New Precedent Set in TZ Legal System as Court Rules that Period for Presumption of Death is Seven Years

Though the High Court is not a superior court in the Tanzanian legal system, this ruling in the present time can be taken as a landmark ruling for so many cases of similar nature.

In a strange succession case, the High Court of Tanzania in Dar es Salaam was on December 7, 2021, made to borrow a specific provision from the laws of England in order to presume a person dead in the East African nation.

This is a unique precedent that the High court of Tanzania was made to set because since 1971 only the Law of Marriage Act allowed, or provided, for a presumption of death that was five years.

The Law of Marriage Act had provided that if it appears, or proved, that a person has not been heard for five years by those who might be expected to have heard of him if he were alive, there was a rebuttable presumption that person is dead.

Why did only the Law of Marriage Act allow for the presumption of death? The reasons could be many, but the two major ones were to allow a deserted spouse to apply for divorce and/or contract another marriage on the basis of the said presumed death.

In the case at hand, the above-mentioned reasons did not apply.

Protecting the estate of a husband

In the Matter of the Estate of Chrispine Kanjuna (presumed dead) Miscellaneous Civil Application No. 71 of 2021, a spouse was intending to institute and commence probate and administration cause for the purpose of protecting the estate of her husband namely a house in Ushirombo, in Moshi, Kilimanjaro region and his employment benefits.

In this case, the wife stated that one Chrispine Kajuna (her husband) had gone missing since 2014 without a trace to this day. The husband, who worked at the President’s Office, was diagnosed with mental and other bodily illness and medical practitioners recommended immediate commencement of his treatments.

These facts stated under oath were supported by evidence supplied from Emilio Mzena Memorial Hospital where Chrispine Kajuna was being treated, which showed that he was not good at adhering to medical advice and in taking prescribed medications.

Evidence supported by a letter with Ref No. CCK/361 from the hospital further showed that the husband suffered a mental illness called psychosis, a condition that affects the way one’s brain processes information, leading to confusion and loss of memory.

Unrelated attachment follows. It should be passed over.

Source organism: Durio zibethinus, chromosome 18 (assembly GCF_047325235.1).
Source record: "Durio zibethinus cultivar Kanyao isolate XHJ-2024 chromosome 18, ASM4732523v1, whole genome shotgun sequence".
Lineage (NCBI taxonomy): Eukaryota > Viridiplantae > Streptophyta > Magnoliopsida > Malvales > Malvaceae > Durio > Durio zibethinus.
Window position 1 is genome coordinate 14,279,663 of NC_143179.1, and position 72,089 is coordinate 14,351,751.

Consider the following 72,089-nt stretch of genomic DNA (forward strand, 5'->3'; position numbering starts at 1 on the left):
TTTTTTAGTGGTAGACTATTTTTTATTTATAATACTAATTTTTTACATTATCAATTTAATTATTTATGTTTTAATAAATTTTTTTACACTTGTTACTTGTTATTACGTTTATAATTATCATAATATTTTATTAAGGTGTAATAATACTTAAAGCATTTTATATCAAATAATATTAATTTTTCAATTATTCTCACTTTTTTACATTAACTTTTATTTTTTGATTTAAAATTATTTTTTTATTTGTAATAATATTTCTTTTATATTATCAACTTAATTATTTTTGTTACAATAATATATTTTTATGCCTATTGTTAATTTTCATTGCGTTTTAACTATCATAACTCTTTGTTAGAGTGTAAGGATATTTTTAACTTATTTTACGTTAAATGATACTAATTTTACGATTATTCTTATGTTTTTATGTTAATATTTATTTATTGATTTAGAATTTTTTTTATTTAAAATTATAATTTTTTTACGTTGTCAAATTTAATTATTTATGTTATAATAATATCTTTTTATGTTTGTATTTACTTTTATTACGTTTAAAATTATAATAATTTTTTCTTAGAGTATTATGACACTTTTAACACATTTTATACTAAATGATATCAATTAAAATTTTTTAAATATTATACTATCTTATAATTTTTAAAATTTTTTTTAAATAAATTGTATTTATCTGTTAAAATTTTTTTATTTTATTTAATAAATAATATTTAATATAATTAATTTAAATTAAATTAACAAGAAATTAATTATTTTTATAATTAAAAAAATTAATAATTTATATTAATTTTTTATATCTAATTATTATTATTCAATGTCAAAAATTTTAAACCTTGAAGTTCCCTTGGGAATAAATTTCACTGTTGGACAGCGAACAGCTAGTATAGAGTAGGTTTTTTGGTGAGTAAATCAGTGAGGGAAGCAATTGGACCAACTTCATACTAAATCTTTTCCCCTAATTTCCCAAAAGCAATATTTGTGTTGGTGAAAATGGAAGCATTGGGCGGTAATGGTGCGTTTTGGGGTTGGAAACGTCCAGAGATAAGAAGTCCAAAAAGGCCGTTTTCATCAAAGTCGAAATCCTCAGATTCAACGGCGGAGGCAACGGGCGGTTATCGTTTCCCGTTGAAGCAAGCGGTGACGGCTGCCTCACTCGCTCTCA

The wife stated before the court that the family and his employer have tracked him in vain. To cement her arguments, the wife presented letters from her husband’s employer with reference number 0.5/L/1176 of 03/11/2021 which stated that the husband disappeared in 2014.

The High Court also admitted further documents that were a family meeting minutes authorizing the wife to make the applications and a copy of the Habarileo newspaper of October 6, 2021.

The newspaper carried an advert with the husband’s photograph informing about the husband’s disappearance and appealing to anyone with information about his whereabouts to report it to the police.

It must be noted that the laws governing successions in Tanzania do not provide for the grant of letters of administration of estates of deceased persons based on presumptions of death. These laws only govern circumstances where a person is proved dead.

It is for this particular reason that the court was forced to borrow the provision of the Presumption of Death Act, 2013. Under this law, a person is presumed dead if he has not been known to be alive for a period of at least seven years.

A landmark ruling

The Tanzanian legal system allows borrowing or rather importing some provisions from the laws of England or other common law legal systems. The only court empowered with this task is the High Court of Tanzania under Article 108(2) of Tanzania’s constitution.

Though the High Court is not a superior court in the Tanzanian legal system, this ruling in the present time can be taken as a landmark ruling for so many cases of similar nature.

However, it must be noted that unless otherwise provided, this case does not in any anyway rule out the provisions of the Law of Marriage Act since the circumstances of the two cases are not the same.

Emmanuel Mwesiga is experienced in commercial and corporate law transactions and advisory. He can be reached through e.mwesiga@yahoo.com or follow him on Twitter at @EsquireMK. These are the writer’s own opinions and do not necessarily reflect the viewpoints of The Chanzo Initiative. Want to publish in this space? Contact our editors at editor@thechanzo.com for further inquiries.

Emmanuel K. Mwesiga

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